There are a number of different log files available. They cover different parts of the system, so it is good to know which file to check, if you have a problem you need to investigate.

  • sdk.log: This is the file where any logging done in your jsp or java code ends up. The built-in functions that are available through the tags will also log to this file. This log will not contain any messages unless you actively write to it. The file can be up to 20Mb and we keep the last 50 files.
  • catalina.log: The server logs to this file when errors occur, so if you have compile errors on your jsp page or have uncaught exceptions in you jsp page (the errors that you typically see in the webpage). The system generates one file per day, which can be of arbitrary size.
  • access.log: System generated file which shows all request to the apps or global modules. The system generates one file per day, which can be of arbitrary size.
  • Js extension log: standard logging setup so info, warn, error with a message.

Accessing log files

There are two ways of getting access to the log files:

Webdav https://<servername>/api/logs/logs (use your agillicadmin credentials). This will list all the log files available.

https://<servername>/bcmportlet/developer/developer/showlogs – will show the last 50 messages logged to the sdk and catalina logs.

SDK log

The sdk.log is the file that you can log to yourself. It can be used to log any information you find useful for debugging or investigating your code either during development or after it has gone live. Except for the functions you can call through using the tag in the tag library no other code than your own will log to this file.

The logging is done using log4j.

The logger accessible in a jsp page, is created with the name SDK.apps. I.e. the file webapps/apps/mysignup/index.jsp will have a logger called SDK.apps.mysignup.index

If you are uploading precompiled java classes and wish to use log4j, you will have to prefix you logger names with SDK to be able to see the output – i.e.

private static final Logger log = LoggerFactory.getLogger("SDK." + YourClassHere.class.getName());

JSP page log

You can use one of two methods:

  1. Using the <sdk:log message='...'/> tag
  2. Using the jsplog.debug("….") method

The jsplog is automatically available with <sdk:action> and <sdk:render> blocks.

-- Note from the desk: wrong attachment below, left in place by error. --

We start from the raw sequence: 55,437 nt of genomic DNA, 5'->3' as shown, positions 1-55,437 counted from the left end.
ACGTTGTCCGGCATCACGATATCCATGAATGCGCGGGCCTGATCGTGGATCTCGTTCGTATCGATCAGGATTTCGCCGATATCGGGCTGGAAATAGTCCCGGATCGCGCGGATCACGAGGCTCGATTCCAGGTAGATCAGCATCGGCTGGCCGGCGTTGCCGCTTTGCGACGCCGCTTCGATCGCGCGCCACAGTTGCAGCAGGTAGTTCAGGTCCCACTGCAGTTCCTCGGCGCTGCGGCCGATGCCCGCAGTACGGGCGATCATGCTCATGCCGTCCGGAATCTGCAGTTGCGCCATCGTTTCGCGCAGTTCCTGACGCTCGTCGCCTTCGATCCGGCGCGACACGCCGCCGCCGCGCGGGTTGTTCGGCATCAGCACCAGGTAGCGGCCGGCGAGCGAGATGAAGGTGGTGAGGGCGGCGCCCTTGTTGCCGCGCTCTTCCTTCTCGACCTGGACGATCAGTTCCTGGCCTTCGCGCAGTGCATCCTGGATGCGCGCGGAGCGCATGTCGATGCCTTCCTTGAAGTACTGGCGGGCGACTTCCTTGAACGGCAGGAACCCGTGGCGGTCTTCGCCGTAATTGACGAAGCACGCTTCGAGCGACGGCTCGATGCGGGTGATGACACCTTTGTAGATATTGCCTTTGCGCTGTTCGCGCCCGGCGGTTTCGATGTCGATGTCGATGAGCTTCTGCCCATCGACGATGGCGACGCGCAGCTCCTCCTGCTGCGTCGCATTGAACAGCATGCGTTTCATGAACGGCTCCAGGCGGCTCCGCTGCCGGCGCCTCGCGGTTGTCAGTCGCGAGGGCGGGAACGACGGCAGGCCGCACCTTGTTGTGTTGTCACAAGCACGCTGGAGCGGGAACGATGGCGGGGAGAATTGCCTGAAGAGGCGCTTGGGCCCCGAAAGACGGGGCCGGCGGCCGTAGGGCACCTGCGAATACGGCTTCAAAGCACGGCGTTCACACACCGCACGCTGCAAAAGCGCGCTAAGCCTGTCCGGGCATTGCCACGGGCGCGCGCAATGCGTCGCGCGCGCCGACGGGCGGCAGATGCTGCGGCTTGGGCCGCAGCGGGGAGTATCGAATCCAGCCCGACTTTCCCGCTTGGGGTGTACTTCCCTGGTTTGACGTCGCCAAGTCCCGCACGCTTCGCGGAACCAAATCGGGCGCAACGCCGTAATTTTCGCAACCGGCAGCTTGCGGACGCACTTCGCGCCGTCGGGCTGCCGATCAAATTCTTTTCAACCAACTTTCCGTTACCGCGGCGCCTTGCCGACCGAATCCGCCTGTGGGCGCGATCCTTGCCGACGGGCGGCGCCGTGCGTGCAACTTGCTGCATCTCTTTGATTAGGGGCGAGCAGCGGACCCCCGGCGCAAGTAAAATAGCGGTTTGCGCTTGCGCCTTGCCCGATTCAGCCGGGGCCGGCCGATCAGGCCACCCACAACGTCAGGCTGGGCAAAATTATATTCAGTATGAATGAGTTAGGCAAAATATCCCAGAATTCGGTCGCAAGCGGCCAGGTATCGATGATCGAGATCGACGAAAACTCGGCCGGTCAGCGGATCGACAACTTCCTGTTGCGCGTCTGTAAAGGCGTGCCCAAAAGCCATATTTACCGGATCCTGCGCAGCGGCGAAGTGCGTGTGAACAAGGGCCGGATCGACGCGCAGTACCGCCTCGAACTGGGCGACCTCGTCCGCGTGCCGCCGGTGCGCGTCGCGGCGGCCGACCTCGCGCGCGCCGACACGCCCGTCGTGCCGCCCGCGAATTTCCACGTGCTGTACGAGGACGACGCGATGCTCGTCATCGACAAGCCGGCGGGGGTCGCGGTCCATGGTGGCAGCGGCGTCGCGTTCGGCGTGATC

Catalina log

The catalina log is generated automatically by the server and it will contain messages generated by the global or apps modules. Where the sdk.log will contain any messages you have logged yourself the catalina log primarily contains of unhandled issues – which most likely was also shown on the webpage. The most likely cause of such an issue is:

  • Compile errors: A jsp page contained syntactical errors and could not compile
  • Uncaught exceptions: Any exception thrown on the jsp page but not caught on the jsp page will appear here.

In addition to those there will also be a bit of “server book keeping” in this file. So any time the server is restarted one or two lines will appear, similar if the apps module is reloaded as part of a publish it will appear in this file.

The catalina log is generated per day, and contains the date in the name of the file.

Access log

The access log allows you to see remote calls to any jsp page in apps or global. This can be cases where you want to expose your own remote APIs or if you make ajax calls to load data in your portlet.

The access log only contains direct calls to the apps or global modules, i.e the following calls will not be logged:

  • SDK portlets loading the page for render or action requests.
  • Any page which is access using forwards or includes (either using url’s such as /web/forward/apps/mypage.jsp or programmatically including on a jsp page).

The access log is generated per day and contains the date in the name of the file.

JS Extension Log

Please see the section on logger for JS Extension.